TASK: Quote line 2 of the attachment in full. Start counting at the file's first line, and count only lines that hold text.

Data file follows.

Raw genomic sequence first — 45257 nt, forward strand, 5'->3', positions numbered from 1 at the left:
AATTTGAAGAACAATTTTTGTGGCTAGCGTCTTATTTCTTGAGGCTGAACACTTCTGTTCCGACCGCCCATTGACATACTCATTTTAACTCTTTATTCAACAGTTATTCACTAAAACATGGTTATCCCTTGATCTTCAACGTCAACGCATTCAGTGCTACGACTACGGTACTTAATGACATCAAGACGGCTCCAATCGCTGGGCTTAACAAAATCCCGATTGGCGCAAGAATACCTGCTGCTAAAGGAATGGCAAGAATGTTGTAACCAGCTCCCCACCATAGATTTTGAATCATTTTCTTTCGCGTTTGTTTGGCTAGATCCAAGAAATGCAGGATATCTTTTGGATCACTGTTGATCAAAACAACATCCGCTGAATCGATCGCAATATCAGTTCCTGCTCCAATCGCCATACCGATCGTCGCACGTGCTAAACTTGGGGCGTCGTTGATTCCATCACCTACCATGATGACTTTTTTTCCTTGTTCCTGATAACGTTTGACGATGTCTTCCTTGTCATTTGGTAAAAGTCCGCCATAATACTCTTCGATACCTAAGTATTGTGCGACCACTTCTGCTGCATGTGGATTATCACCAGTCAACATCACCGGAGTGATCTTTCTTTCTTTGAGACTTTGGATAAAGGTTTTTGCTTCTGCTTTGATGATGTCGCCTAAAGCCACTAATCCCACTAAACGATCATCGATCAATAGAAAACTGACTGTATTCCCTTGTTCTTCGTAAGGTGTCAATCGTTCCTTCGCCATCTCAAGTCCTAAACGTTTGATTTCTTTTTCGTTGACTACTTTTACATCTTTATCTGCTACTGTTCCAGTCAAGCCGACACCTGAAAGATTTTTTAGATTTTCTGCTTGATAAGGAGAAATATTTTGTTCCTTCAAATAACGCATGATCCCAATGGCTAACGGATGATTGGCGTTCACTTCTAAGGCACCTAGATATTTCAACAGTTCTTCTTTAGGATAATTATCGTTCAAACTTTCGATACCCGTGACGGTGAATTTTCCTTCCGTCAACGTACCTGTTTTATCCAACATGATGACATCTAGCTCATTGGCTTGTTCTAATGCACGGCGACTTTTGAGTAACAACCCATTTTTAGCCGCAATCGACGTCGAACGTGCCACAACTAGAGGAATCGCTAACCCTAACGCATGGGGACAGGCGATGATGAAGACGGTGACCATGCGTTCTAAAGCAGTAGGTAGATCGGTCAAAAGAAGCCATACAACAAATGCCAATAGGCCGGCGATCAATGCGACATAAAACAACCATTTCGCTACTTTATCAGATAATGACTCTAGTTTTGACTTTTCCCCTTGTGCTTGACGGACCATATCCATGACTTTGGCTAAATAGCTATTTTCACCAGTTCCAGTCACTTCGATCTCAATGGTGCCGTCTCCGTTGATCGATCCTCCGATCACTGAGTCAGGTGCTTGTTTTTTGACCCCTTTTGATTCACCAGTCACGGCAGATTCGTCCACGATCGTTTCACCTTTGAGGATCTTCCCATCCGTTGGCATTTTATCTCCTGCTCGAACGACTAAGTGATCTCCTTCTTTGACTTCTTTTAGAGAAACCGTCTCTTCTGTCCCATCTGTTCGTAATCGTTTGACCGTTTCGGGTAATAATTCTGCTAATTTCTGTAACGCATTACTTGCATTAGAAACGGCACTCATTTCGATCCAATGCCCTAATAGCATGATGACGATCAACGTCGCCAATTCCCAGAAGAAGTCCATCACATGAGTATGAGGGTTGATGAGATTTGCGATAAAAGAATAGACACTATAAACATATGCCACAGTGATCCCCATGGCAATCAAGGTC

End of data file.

AATTTGAAGAACAATTTTTGTGGCTAGCGTCTTATTTCTTGAGGCTGAACACTTCTGTTCCGACCGCCCATTGACATACTCATTTTAACTCTTTATTCAACAGTTATTCACTAAAACATGGTTATCCCTTGATCTTCAACGTCAACGCATTCAGTGCTACGACTACGGTACTTAATGACATCAAGACGGCTCCAATCGCTGGGCTTAACAAAATCCCGATTGGCGCAAGAATACCTGCTGCTAAAGGAATGGCAAGAATGTTGTAACCAGCTCCCCACCATAGATTTTGAATCATTTTCTTTCGCGTTTGTTTGGCTAGATCCAAGAAATGCAGGATATCTTTTGGATCACTGTTGATCAAAACAACATCCGCTGAATCGATCGCAATATCAGTTCCTGCTCCAATCGCCATACCGATCGTCGCACGTGCTAAACTTGGGGCGTCGTTGATTCCATCACCTACCATGATGACTTTTTTTCCTTGTTCCTGATAACGTTTGACGATGTCTTCCTTGTCATTTGGTAAAAGTCCGCCATAATACTCTTCGATACCTAAGTATTGTGCGACCACTTCTGCTGCATGTGGATTATCACCAGTCAACATCACCGGAGTGATCTTTCTTTCTTTGAGACTTTGGATAAAGGTTTTTGCTTCTGCTTTGATGATGTCGCCTAAAGCCACTAATCCCACTAAACGATCATCGATCAATAGAAAACTGACTGTATTCCCTTGTTCTTCGTAAGGTGTCAATCGTTCCTTCGCCATCTCAAGTCCTAAACGTTTGATTTCTTTTTCGTTGACTACTTTTACATCTTTATCTGCTACTGTTCCAGTCAAGCCGACACCTGAAAGATTTTTTAGATTTTCTGCTTGATAAGGAGAAATATTTTGTTCCTTCAAATAACGCATGATCCCAATGGCTAACGGATGATTGGCGTTCACTTCTAAGGCACCTAGATATTTCAACAGTTCTTCTTTAGGATAATTATCGTTCAAACTTTCGATACCCGTGACGGTGAATTTTCCTTCCGTCAACGTACCTGTTTTATCCAACATGATGACATCTAGCTCATTGGCTTGTTCTAATGCACGGCGACTTTTGAGTAACAACCCATTTTTAGCCGCAATCGACGTCGAACGTGCCACAACTAGAGGAATCGCTAACCCTAACGCATGGGGACAGGCGATGATGAAGACGGTGACCATGCGTTCTAAAGCAGTAGGTAGATCGGTCAAAAGAAGCCATACAACAAATGCCAATAGGCCGGCGATCAATGCGACATAAAACAACCATTTCGCTACTTTATCAGATAATGACTCTAGTTTTGACTTTTCCCCTTGTGCTTGACGGACCATATCCATGACTTTGGCTAAATAGCTATTTTCACCAGTTCCAGTCACTTCGATCTCAATGGTGCCGTCTCCGTTGATCGATCCTCCGATCACTGAGTCAGGTGCTTGTTTTTTGACCCCTTTTGATTCACCAGTCACGGCAGATTCGTCCACGATCGTTTCACCTTTGAGGATCTTCCCATCCGTTGGCATTTTATCTCCTGCTCGAACGACTAAGTGATCTCCTTCTTTGACTTCTTTTAGAGAAACCGTCTCTTCTGTCCCATCTGTTCGTAATCGTTTGACCGTTTCGGGTAATAATTCTGCTAATTTCTGTAACGCATTACTTGCATTAGAAACGGCACTCATTTCGATCCAATGCCCTAATAGCATGATGACGATCAACGTCGCCAATTCCCAGAAGAAGTCCATCACATGAGTATGAGGGTTGATGAGATTTGCGATAAAAGAATAGACACTATAAACATATGCCACAGTGATCCCCATGGCAATCAAGGTC